Dispersal characteristics of the invasive plant Mimulus guttatus
Concern as how environmental change may impact on non-native plant invasions has largely focused on the direct effect of climate. By contrast, the potential effects of changes in the seasonality and volume of precipitation on non-native plant spread has received far less attention. Unpredictable flood pulses may increase the likelihood of plant invasion by altering the competitive balance between native and non-native species, redistributing nutrients, facilitating the colonization of non-native species through increased disturbance and/or enhancing the dispersal of propagules by water.
The riparian invasive species Mimulus guttatus (Scrophulariaceae), originating from North America has been used as a model to address the likelihood that flood pulses might facilitate the spread of non-native plants. This perennial riparian herb was introduced in the United Kingdom around 1812 and established in the wild by 1824. The plant is found in wet places, it is competitive, has a high seed production, a short germination period, an effective long-and short-distance dispersal mechanisms and a rapid growth. M. guttatus reproduces both vegetatively by fragments, and by seeds.
The study focussed on the dispersal characteristics of M. guttatus, and especially the roles of vegetative fragmentation with increasing water velocities, subsequent fragment survival, regeneration and colonization, as well as the buoyancy, survival and germination success of seeds.
The vegetative regeneration of M. guttatus fragments was high: after only 1 week, 60% of the fragments produced new shoots, and at 6 weeks, 96% of fragments had new shoots. Moreover, fragments of 1 and 2 nodes produced significantly more shoots per node than fragments of 4 or 5 nodes, or whole plants. After 1 week, 36% of fragments formed roots at the nodes, and 99% after 6 weeks. The proportional fragmentation was significantly greater at higher water velocity: 74% of stems were broken at 1.48 m s-1 compared with 17% at 0.88 m s-1. Fragments length, stem diameter and the number of nodes per fragment all increased significantly with increased velocity. At the lower velocities, it was principally the most recent plant growth that fragmented, whereas at higher velocities, stem breakage also occurred further down the plant.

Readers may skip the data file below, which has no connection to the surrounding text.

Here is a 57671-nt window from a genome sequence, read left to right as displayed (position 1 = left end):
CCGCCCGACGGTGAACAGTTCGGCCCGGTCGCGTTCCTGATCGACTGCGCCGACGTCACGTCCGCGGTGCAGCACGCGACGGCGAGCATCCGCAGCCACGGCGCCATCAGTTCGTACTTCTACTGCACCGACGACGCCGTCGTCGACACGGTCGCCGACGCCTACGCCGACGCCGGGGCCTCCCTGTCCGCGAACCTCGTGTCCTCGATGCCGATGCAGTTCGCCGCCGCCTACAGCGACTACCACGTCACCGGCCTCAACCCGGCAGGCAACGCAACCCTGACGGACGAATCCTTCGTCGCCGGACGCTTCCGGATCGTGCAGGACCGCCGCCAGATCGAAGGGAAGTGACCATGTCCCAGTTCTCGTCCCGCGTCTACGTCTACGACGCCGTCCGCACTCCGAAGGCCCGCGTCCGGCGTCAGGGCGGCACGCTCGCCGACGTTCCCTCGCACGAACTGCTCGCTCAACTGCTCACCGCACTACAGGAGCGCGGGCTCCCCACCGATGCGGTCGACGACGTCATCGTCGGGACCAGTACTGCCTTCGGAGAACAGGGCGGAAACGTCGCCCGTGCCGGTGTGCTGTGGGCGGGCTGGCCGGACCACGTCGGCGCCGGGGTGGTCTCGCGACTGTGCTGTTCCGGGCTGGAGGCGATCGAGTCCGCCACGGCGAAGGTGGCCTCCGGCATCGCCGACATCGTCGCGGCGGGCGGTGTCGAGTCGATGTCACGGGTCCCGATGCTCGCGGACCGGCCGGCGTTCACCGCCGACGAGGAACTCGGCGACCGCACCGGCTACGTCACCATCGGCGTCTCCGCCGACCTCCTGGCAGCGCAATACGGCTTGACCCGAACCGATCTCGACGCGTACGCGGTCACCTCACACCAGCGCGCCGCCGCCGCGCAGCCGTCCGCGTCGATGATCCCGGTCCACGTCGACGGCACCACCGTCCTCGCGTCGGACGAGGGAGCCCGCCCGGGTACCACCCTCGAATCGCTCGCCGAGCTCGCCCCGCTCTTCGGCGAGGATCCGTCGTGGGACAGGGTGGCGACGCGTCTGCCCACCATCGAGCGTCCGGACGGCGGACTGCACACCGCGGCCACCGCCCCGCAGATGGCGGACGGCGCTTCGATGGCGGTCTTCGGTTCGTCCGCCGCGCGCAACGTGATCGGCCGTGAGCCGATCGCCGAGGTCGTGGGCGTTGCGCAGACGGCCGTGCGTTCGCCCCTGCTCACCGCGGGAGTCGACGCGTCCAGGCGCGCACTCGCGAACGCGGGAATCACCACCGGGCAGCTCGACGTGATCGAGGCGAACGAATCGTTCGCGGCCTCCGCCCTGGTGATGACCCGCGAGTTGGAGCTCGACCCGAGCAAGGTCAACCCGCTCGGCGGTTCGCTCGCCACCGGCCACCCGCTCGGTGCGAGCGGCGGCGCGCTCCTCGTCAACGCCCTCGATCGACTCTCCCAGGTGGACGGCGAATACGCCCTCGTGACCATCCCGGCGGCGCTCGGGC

M. guttatus seeds are small (0.02 mg, 0.5 mm wide x 1 mm long). Individual plants release on average 7000 seeds, however, seeds have a short buoyancy period so the timing and magnitude of high-flow events is crucial in determining potential dispersal distances. Seeds germinated readily both in water and on sand with an average 33% germination rate within 9 days.
M. guttatus exhibited similar, if not higher (95% versus 75%), regeneration growth and survival rates compared with the very invasive Fallopia japonica. The mean fragmentation was significantly greater at higher velocities. Nevertheless, M. guttatus possesses a shallow root system (1-2 cm depth), and where it colonizes fine sediments such as silt, plants can be easily uprooted under high flow conditions. In real situations, high-flow events will affect different stages of M. guttatus colonization, establishment and spread. If high-flow events occur at too high a frequency, populations may not re-establish before the next high-flow events, preventing growth and long-term survival.
Truscott AM, Soulsby C, Palmer SCF, Newell L, Hulme PE (2006) The dispersal characteristics of the invasive plant Mimulus guttatus and the ecological significance of increased occurrence of high-flow events. Journal of Ecology, 94 1080-1091.